Nearly all homeowners have heard the term “flashing,” but quite a few aren’t one-hundred percent sure what this word refers to. That’s okay! Not everyone has been part of a renovation project where flashing was a necessary component of the job. Flashing is, in short, any material that provides waterproofing around windows and doors, under roofing materials, and in other strategic locations. Flashing can be made from numerous materials, including rubber, steel, aluminum, and even copper. The type of material matters far less than proper installation.
As you read this guide, you will see several frequently asked questions about window flashing. Hopefully, the answers you find here will help you better understand not only what flashing is, but how it functions and why it even matters. Remember, the team at Hatch Homes is always here to help if you have further questions about your specific exterior remodeling project.
Are there windows that don’t require flashing?
In certain cases, windows don’t need to have flashing. Generally, these window frames have pre-installed channels that have been engineered to direct water down the side of the window and onto the ground. Sometimes, though, Carolina homeowners choose to have flashing installed even if they invest in these kinds of windows. It is better to be safe than sorry when it comes to potential damage. Failing to properly waterproof residential windows can lead to serious structural problems down the road.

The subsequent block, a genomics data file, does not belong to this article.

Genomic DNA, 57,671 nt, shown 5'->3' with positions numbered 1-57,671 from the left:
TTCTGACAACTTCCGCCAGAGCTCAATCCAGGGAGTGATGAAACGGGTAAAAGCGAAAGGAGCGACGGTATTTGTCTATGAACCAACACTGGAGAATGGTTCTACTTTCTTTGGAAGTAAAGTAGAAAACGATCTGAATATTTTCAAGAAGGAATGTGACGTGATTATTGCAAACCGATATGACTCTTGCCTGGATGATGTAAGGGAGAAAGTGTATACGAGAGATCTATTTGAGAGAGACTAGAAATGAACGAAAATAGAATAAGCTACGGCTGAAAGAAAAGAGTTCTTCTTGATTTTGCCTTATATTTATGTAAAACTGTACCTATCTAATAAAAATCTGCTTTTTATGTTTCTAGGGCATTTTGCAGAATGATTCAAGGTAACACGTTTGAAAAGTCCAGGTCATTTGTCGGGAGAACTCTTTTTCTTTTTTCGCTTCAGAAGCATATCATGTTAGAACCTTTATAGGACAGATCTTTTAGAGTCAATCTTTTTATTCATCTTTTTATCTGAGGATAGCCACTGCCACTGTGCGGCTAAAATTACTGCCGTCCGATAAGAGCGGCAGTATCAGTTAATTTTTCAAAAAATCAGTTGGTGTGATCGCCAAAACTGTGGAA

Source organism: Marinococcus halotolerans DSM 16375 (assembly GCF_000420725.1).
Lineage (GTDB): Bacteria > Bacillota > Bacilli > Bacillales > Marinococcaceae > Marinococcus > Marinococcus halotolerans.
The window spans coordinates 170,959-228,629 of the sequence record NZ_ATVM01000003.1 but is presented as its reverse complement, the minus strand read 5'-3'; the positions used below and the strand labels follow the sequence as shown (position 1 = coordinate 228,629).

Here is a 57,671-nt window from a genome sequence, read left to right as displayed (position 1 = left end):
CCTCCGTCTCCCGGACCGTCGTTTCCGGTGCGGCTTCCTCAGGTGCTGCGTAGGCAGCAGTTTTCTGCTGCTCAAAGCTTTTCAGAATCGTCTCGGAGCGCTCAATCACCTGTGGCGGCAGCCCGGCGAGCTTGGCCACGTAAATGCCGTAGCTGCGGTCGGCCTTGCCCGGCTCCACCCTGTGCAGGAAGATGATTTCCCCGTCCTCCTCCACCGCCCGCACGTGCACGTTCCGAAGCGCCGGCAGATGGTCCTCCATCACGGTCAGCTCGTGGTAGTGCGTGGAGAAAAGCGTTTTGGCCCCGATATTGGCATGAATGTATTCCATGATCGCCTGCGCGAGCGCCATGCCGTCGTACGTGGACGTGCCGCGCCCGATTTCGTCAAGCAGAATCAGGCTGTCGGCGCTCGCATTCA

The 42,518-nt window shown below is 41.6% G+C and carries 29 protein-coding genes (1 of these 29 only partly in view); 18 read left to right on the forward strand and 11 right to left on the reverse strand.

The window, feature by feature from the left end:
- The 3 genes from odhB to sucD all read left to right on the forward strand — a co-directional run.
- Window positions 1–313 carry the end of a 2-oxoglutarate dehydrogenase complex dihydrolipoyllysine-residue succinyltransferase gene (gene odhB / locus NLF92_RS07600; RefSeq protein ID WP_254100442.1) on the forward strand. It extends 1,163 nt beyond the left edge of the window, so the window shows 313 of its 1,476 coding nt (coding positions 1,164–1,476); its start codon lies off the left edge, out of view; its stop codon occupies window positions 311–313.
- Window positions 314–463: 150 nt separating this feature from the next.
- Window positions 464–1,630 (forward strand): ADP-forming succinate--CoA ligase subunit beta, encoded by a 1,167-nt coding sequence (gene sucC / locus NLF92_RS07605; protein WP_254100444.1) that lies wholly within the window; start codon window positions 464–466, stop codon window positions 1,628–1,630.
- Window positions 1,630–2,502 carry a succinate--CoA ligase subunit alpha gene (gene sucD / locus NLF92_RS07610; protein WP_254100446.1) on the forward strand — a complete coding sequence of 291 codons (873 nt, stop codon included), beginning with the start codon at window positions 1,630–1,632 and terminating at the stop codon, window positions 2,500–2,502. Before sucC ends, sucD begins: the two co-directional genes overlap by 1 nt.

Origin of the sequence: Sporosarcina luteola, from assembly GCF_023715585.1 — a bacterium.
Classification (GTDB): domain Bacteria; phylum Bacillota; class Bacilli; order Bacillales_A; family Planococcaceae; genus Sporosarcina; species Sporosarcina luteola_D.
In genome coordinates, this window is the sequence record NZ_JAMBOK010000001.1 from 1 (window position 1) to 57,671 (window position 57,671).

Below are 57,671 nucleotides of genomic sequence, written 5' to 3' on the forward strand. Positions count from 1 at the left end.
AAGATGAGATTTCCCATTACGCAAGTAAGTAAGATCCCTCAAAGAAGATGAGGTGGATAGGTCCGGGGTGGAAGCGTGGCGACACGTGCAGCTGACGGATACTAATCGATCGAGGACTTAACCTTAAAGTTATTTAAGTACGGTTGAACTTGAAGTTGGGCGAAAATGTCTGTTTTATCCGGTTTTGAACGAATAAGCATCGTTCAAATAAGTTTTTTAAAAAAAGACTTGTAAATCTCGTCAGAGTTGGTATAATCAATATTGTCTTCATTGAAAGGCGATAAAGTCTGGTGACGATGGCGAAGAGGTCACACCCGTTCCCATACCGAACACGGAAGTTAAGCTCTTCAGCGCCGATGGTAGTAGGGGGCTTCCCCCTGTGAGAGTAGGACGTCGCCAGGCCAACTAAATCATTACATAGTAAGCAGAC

What are some popular kinds of window flashing?
As mentioned previously, flashing can be made from a wide range of materials. When it comes to windows, though, three of the most popular options are metal, tape, and vinyl. Metal flashing is extremely thin and, therefore, flexible. It is commonly used on windows, roofs, and along decks. Metal is arguably the most prevalent materials used for residential flashing overall.
Tape flashing is the newest product on the market and is extremely affordable, yet highly effective. It also quite durable, making it perfect for windows that are going to get a lot of use. Finally, vinyl flashing is an especially good choice for homeowners who have vinyl siding. The only downside to vinyl is that it can crack in very cold temperatures, so bear that in mind if you live in a region of the Carolinas that has excessively chilly winters.
How can I know if my windows need to be replaced?
In many cases, windows ultimately have to be replaced because their original flashing was installed incorrectly. If you’ve noticed any water leaking in around your window frames or if you have started seeing condensation between the panes of double or triple-paned windows, it’s time to call a professional. It is also worth noting that older homes often didn’t have flashing at all, so that could also be the case if you’re a historic homeowner.
The Hatch Homes team offers window repair and replacement services throughout the Carolinas. No matter where you live, we are here to help you select the ideal windows for your home. Give our office a call today to set-up a no-obligation consultation with one of our expert installers. We look forward to working with you soon!